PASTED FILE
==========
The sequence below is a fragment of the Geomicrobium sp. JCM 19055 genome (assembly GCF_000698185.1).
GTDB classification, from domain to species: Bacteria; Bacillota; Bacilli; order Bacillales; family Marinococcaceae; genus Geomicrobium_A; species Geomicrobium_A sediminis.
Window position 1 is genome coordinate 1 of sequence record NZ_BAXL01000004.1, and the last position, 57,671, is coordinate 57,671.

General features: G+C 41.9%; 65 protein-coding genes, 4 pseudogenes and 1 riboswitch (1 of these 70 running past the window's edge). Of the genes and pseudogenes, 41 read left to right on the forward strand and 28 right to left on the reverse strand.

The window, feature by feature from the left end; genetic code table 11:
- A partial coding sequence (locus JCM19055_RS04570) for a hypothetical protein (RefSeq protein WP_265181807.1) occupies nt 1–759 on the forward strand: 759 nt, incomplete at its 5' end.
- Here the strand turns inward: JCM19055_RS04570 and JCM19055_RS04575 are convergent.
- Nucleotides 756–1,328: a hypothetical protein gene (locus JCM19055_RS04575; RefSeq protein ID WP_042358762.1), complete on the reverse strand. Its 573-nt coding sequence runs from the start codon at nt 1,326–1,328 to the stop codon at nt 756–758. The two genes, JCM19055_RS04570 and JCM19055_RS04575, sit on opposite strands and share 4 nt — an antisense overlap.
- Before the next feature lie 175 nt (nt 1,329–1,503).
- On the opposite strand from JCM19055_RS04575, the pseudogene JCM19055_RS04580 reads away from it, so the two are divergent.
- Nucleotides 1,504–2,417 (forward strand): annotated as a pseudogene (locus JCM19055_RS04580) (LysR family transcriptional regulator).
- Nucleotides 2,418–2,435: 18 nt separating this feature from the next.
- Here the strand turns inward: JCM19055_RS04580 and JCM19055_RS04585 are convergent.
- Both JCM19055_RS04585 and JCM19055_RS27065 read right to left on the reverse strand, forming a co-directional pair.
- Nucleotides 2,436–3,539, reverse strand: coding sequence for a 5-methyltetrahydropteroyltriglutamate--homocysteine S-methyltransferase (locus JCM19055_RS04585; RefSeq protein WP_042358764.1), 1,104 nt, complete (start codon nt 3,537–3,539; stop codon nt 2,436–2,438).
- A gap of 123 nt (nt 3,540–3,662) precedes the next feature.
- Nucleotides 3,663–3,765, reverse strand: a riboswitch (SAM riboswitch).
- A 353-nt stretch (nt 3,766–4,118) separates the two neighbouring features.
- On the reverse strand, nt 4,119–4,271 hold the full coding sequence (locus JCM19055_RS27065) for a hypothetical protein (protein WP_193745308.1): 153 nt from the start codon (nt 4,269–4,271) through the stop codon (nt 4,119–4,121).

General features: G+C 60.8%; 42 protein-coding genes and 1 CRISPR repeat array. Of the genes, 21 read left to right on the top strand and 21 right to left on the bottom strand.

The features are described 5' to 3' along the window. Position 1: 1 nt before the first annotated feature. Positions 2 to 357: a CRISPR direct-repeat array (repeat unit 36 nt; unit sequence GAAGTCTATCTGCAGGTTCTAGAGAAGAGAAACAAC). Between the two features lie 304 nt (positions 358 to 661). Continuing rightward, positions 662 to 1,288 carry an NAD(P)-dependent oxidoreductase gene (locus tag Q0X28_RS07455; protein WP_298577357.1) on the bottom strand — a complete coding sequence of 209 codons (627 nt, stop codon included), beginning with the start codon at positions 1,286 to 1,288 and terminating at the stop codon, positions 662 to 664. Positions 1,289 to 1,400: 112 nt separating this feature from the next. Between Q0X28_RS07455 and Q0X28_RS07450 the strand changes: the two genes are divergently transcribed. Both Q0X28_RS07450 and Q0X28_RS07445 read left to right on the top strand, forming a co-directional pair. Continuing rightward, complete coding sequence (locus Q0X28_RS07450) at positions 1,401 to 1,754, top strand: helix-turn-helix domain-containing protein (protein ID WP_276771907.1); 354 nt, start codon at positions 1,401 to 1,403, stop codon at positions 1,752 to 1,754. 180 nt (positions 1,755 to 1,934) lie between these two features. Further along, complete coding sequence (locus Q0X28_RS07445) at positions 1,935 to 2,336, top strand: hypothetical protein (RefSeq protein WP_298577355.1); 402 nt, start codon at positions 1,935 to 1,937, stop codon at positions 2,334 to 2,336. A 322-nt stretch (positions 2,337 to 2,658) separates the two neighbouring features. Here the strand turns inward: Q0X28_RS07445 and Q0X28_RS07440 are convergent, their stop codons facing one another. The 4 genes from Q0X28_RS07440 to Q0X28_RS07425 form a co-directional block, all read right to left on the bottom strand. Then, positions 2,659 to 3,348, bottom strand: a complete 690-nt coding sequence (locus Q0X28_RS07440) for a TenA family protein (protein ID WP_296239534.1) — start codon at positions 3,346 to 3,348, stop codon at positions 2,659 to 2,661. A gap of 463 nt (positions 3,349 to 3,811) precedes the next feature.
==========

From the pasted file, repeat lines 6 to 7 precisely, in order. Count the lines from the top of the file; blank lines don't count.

- A partial coding sequence (locus JCM19055_RS04570) for a hypothetical protein (RefSeq protein WP_265181807.1) occupies nt 1–759 on the forward strand: 759 nt, incomplete at its 5' end.
- Here the strand turns inward: JCM19055_RS04570 and JCM19055_RS04575 are convergent.